Cruises are no longer reserved strictly for suburban families and senior citizens. Many lines, taking note of the influx of youthful cruisers, are building programs that target the college crowd and offer appropriate outings and onboard activities. But unless you want to get stuck on a boat where the height of the activity is a rousing game of bingo, you must do your research beforehand (or at the very least, enlist our help). Read on to discover what cruises we recommend for all your spring break needs.
From the geniuses behind the European budget airline easyJet comes a sea vacation that aims "to offer long weekends, short breaks and longer itineraries -- without the trappings of traditional cruises." Whereas most of the world's cruise liners only dock at each port for a few hours, easyCruise gives passengers nearly 24 hours to enjoy the sights. While guided off-shore excursions are available, easyCruise tends to appeal to the independent crowd -- those travelers who want to get off at the island and explore by foot (or scooter) on their own agenda.
Three-year-old easyCruise's low prices are justified by its no-frills approach, yet you'll still find the ship aesthetically pleasing in its bold black, orange and white accents created by Dutch designer Jan Des Bouvrie. Onboard you can enjoy such luxuries as a sauna, spa and wellness zone, and revel in social opportunities at the resident bars and nightclub. Prior to 2008, easyCruiseOne was the only ship sailing on the line, but new addition easyCruiseLife -- accommodating more than twice easyCruiseOne -- will give passengers more choices when planning a trip. For now, routes are limited to the Aegean and Ionian Seas, with ports in Turkey and various Greek islands; however, easyCruise itineraries change each year.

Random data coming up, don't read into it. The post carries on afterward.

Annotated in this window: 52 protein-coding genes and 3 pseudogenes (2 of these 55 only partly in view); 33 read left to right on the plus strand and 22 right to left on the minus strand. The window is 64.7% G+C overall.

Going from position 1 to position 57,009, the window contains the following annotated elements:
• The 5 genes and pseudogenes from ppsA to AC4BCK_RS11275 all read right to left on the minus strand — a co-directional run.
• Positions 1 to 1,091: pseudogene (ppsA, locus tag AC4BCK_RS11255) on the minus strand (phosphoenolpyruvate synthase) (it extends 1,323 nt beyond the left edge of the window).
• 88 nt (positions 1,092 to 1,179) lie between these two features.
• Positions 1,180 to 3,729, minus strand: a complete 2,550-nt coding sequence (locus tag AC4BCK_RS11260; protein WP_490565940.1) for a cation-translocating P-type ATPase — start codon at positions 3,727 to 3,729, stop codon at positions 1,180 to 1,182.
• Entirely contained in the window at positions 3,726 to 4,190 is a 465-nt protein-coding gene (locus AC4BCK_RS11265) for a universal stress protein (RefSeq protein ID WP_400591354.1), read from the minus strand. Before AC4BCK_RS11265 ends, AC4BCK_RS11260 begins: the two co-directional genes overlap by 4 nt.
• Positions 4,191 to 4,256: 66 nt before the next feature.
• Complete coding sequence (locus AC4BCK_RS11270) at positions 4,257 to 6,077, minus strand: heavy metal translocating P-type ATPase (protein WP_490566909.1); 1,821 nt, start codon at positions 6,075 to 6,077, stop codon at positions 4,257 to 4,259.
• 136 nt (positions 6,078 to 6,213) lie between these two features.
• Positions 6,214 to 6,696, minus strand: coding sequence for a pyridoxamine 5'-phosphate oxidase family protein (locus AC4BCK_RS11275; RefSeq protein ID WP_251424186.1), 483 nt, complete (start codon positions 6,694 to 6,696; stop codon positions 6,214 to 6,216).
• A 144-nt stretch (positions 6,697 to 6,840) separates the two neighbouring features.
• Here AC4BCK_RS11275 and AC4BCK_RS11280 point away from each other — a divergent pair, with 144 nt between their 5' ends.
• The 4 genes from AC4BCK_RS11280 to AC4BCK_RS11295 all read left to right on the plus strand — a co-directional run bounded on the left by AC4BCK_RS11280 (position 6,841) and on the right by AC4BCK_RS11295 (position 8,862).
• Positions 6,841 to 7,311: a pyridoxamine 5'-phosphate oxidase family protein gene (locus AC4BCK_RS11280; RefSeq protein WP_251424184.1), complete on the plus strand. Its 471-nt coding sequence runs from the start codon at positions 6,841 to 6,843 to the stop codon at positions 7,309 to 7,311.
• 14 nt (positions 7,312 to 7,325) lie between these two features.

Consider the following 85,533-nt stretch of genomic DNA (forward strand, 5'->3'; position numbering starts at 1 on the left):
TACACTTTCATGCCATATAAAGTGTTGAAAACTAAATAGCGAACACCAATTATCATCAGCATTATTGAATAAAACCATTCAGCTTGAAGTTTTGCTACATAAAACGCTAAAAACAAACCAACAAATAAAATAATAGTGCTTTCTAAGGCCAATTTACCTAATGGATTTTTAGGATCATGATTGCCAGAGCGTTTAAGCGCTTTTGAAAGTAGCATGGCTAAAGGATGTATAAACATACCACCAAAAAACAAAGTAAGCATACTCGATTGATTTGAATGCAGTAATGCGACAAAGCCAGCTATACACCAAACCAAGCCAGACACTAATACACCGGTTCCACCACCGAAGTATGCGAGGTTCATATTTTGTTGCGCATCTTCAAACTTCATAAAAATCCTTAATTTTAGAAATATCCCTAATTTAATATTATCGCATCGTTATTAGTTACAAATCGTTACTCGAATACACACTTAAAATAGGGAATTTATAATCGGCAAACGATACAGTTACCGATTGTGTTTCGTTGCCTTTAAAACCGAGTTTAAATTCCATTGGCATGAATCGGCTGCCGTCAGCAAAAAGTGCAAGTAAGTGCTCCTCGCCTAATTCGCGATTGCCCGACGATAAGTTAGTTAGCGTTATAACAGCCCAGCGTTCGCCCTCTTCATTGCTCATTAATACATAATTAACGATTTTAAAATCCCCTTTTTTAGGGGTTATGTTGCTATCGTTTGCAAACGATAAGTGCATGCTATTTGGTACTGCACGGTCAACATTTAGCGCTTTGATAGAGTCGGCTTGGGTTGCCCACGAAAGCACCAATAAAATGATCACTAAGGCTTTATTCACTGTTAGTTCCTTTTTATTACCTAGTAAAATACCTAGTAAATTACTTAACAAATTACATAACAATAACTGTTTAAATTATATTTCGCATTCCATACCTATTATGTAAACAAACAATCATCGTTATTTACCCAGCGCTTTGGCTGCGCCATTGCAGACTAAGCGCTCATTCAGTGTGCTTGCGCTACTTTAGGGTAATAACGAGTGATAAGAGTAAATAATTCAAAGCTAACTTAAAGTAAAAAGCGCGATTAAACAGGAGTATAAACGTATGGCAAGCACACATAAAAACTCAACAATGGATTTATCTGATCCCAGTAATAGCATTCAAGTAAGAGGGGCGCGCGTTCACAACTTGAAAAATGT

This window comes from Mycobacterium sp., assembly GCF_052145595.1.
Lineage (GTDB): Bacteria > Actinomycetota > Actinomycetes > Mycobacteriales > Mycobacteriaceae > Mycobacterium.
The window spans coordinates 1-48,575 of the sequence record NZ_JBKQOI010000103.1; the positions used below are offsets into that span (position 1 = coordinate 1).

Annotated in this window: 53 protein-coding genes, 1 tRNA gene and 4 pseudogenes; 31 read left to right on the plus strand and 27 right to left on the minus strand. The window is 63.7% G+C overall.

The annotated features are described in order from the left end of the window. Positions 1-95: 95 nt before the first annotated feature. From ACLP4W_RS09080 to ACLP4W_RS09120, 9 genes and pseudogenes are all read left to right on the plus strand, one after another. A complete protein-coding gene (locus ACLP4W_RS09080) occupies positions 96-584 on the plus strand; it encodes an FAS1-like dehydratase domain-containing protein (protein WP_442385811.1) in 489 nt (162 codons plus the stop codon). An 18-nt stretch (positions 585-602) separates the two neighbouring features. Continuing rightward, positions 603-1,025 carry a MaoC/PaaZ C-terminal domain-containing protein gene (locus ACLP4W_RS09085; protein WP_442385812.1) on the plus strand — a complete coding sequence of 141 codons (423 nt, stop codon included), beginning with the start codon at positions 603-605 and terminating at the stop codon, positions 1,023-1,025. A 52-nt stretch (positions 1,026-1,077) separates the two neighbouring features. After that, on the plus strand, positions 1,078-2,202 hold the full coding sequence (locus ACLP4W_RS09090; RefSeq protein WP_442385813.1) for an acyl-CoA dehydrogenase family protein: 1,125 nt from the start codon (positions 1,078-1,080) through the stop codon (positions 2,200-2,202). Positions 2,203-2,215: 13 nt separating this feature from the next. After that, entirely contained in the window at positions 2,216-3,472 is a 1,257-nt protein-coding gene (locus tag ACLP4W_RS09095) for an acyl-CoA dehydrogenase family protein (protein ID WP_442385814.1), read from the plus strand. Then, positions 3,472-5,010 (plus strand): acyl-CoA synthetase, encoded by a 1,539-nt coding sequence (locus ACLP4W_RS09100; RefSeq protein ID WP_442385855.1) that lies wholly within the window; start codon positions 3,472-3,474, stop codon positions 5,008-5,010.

Royal Caribbean's Liberty of the Seas
The most active of the Royal Caribbean line and the largest ship in the world, Liberty of the Seas is an adventure seeker's playground. Boasting a full-sized boxing ring, 11 courses for rock climbing, a 9-hole golf course and an ice skating rink, it is difficult to leave the ship when docked at your ports of call. If you prefer to expend as little physical energy as possible, the FlowRider surf system and golf simulator are perfect ways to learn the ropes, without making a total fool out of yourself.
Athletics aren't your thing? No problem; the Liberty attracts the artsy and musical, as well. Theater courses are on tap, and you can learn to spin at scratch deejay classes. If you work up an appetite, there's a Johnny Rockets and Ben & Jerry's onboard, along with all the typical dining options. When it gets too hot to lie on deck in the sun, the H20 Zone water park -- with its spouting geysers, sculpture fountains and flowing waterfalls -- is the perfect way to cool down.
Norwegian Cruise's Pearl
The Norwegian Pearl is fast becoming a favorite among younger travelers. Flaunting a bowling alley (an industry first), a rock-climbing wall and 11 dining options -- from gourmet Asian cuisine to fancy French fare -- the Pearl has all facets covered. A sports bar and club complex, Bliss Ultra Lounge and Night Club, that includes arcade games, foosball, air hockey and multiple flat-screen TVs insures you won't be spending any evenings inside your cabin. If you've brought along a digital camera and just can't wait to get home and have photos made from last night's outing, drop by the onboard kiosks to develop prints from your trip.
Once you've reached your daily destination, you can opt for activities like submarine excursions, river-floating expeditions, island safaris, ATV tours or white-water rafting. The Pearl sails 5- and 9-day itineraries throughout the spring that cover the western and southern Caribbean and leave from Miami. Some of its ports include Mexico, Colombia, Costa Rica, Dominican Republic, Grand Cayman, Barbados, Antigua and Tortola. Its counterpart, the Gem, sails the same routes, only out of New York, giving you even more options if you reside in the northern states.